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The Hydrogen Atom Help

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By — McGraw-Hill Professional
Updated on Apr 25, 2014

Introduction to the Hydrogen Atom

What is hydrogen anyway? We hear so much about this element. It may seem, at times, that it is a part of nearly every compound.

The hydrogen atom is a major player among the elements. It is easily the most abundant element in the universe and makes up about 90% of the universe by weight. Hydrogen is involved in most of the everyday compounds that we know of and is particularly important when bonding with carbon in organic chemistry.

Hydrogen gets its name from the Greek word hudor , which means water and gennan , which means to generate. Since the first chemical formula everyone seems to learn is H 2 O, this is an easy one to remember.

Hydrogen was described in detail by Henry Cavendish in 1766. It is made up of one proton and one electron. With one proton, it has an atomic number of 1 and the honor of being the first element of the Periodic Table. A non-metallic, colorless, tasteless, odorless gas at 298 K, hydrogen is highly flammable in the presence of oxygen.

Hydrogen got a bad reputation when engineers in 1937 used it as the lifting element for the huge airship Hindenberg. Later, research into the Hindenberg’s crash and burn found that hydrogen was not the main culprit, but that static electricity had set fire to the aluminum-rich varnish of the airship’s fabric covering, ignited the hydrogen within and caused the disaster. Modern airships, sometimes called blimps for their oblong shape, use an unreactive gas like helium for lift. Helium is twice as dense as hydrogen, but still lighter than air.

Hydrogen, a chameleon among the elements, changes and reacts with most elements, especially carbon. Early investigators noticed its effects even before Cavendish wrote up the specifics of the element. They figured out that hydrogen and oxygen were separate elements of the compound water. Before this idea became accepted, everyone thought water, so limitless upon the earth, was a single element.

Besides being combined with oxygen in the form of water, hydrogen is also found in mines and oil and gas wells. Stars contain an almost limitless supply of hydrogen. Hydrogen is the most abundant element in the universe, making up over 90% of the visible universe’s mass. Here on Earth, hydrogen is combined with oxygen to form water which covers over 70% of the Earth’s surface. However, in the Earth’s crust, hydrogen makes up only about 0.9% of the composition.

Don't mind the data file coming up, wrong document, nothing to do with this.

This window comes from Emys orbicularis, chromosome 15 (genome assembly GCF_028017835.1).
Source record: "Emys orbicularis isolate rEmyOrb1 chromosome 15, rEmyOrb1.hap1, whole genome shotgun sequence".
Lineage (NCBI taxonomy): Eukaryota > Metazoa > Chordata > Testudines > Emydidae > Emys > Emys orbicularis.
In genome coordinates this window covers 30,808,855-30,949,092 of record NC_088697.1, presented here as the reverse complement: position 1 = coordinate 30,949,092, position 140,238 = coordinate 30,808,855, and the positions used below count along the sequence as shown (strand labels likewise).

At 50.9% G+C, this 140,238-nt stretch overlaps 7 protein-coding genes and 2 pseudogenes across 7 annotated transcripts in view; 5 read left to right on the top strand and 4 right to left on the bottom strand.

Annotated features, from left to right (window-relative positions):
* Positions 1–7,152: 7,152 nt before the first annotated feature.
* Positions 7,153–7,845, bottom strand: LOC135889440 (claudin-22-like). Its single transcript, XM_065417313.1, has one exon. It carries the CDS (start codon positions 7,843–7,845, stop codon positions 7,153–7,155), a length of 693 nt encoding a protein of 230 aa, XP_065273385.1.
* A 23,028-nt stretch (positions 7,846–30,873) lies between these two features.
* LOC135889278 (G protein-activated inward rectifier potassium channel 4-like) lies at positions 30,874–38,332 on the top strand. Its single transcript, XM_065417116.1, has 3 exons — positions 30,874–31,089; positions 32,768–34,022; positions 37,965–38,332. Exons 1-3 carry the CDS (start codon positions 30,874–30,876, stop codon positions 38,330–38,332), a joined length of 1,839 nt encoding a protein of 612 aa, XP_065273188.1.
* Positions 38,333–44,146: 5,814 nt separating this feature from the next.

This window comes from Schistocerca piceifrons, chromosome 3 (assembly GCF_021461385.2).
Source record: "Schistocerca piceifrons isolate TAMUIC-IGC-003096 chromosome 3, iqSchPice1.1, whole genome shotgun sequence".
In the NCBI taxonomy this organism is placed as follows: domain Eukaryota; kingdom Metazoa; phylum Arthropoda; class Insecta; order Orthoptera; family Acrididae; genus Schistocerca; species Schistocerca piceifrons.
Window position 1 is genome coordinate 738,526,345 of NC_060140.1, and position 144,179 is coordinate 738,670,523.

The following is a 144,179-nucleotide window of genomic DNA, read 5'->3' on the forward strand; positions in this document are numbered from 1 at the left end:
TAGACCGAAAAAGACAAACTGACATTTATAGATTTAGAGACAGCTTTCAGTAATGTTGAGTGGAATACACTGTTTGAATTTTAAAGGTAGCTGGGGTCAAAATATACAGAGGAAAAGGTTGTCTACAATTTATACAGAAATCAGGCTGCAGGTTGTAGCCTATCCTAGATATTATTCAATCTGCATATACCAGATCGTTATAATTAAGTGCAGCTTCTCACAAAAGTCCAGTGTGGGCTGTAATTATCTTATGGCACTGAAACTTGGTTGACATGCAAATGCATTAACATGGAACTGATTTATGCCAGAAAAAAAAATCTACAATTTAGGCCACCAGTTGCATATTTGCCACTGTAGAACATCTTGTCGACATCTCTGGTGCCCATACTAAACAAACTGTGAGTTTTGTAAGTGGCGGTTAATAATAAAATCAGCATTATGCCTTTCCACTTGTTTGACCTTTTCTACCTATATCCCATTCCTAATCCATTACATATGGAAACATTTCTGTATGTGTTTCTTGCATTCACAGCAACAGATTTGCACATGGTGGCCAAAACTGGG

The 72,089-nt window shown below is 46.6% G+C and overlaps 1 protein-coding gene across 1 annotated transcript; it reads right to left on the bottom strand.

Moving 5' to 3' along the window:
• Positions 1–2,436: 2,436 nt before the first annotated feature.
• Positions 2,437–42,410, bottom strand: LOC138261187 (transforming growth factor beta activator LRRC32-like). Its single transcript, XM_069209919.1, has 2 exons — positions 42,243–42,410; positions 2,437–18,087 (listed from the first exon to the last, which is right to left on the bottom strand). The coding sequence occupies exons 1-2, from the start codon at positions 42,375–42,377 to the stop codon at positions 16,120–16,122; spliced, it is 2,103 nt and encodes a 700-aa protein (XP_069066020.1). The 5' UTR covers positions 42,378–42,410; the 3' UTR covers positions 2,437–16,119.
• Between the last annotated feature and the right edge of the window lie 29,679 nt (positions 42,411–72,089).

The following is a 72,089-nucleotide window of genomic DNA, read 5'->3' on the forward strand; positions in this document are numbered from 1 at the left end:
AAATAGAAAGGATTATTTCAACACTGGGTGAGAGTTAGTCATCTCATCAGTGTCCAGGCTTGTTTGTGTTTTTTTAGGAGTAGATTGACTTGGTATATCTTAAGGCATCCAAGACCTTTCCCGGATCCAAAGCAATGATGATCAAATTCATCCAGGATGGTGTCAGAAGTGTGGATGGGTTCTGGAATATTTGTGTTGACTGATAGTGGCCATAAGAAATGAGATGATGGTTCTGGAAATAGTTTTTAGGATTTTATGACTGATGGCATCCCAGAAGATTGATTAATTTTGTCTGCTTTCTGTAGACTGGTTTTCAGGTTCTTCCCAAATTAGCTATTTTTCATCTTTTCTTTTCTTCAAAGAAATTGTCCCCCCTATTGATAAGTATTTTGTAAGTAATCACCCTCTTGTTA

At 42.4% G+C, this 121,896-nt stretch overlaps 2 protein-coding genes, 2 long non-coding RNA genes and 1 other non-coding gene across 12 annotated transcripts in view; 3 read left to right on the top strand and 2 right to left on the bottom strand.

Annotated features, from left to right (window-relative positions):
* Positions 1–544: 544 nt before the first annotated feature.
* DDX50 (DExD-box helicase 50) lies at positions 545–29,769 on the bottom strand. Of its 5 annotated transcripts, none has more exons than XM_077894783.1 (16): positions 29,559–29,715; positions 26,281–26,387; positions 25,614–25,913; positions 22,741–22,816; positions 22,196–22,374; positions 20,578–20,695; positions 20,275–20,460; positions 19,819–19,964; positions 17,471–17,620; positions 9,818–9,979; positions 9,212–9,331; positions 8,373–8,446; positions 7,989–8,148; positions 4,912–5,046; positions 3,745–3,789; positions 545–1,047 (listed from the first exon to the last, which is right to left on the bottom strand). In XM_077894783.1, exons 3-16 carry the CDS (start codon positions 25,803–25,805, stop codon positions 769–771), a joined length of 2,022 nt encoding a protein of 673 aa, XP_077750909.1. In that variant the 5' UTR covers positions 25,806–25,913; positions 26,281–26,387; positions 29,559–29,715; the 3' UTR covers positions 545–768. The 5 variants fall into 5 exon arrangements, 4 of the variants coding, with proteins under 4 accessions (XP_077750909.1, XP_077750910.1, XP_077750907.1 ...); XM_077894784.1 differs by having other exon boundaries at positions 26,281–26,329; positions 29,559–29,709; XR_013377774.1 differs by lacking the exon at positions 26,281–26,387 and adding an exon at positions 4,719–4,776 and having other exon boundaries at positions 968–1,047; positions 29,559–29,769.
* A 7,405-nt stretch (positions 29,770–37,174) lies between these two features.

Hydrogen Compounds

Hydrogen changes and reacts with most elements, especially carbon, where it combines and forms starches, hydrocarbons, fats, oils, proteins, and enzymes. We will learn more about the hydrogen and carbon bonds in Chapter 10.

Hydrogen also reacts with nitrogen to form ammonia and the halogens to form acidic hydrogen halides. It combines with sulfur to form the rotten egg smell (hydrogen sulfide, H 2 S), and with oxygen and sulfur to form sulfuric acid (H 2 SO 4 ).

Other uses of hydrogen include the hydrogenation of oils, methanol production, rocket fuel, welding, the production of hydrochloric acid, and the reduction of metallic ores. Hydrogen is also important in cryogenics techniques and in superconductivity experiments since its melting point is only just above absolute zero.

Hydrogen Ion

The hydrogen ion is sometimes just called a “proton” in reactions since it carries a positive charge. In liquid form, the H + ion stays in the hydrated state (bonded with everything it can) such as the hydroxonium ion H 3 O + .

When Dalton was doing experiments to figure out the details of the atomic theory and whether or not one atom of an element had a particular mass, he burned hydrogen gas in oxygen to test his hypothesis. This experiment showed that 1 gram of hydrogen reacts with roughly 8 grams of oxygen. It wasn’t until much later that chemists figured out that hydrogen actually bonded with 2 atoms of oxygen, atomic weight roughly 16 grams, to form the liquid we all know and love, water.

One of hydrogen’s isotopes, tritium ( 3 H), is radioactive. Tritium is produced in nuclear reactors and is used in the production of the hydrogen bomb. It is also used as an additive agent in making shimmering paints and as a tracer isotope.

Practice problems for these concepts can be found at – The Hydrogen Atom Practice Test

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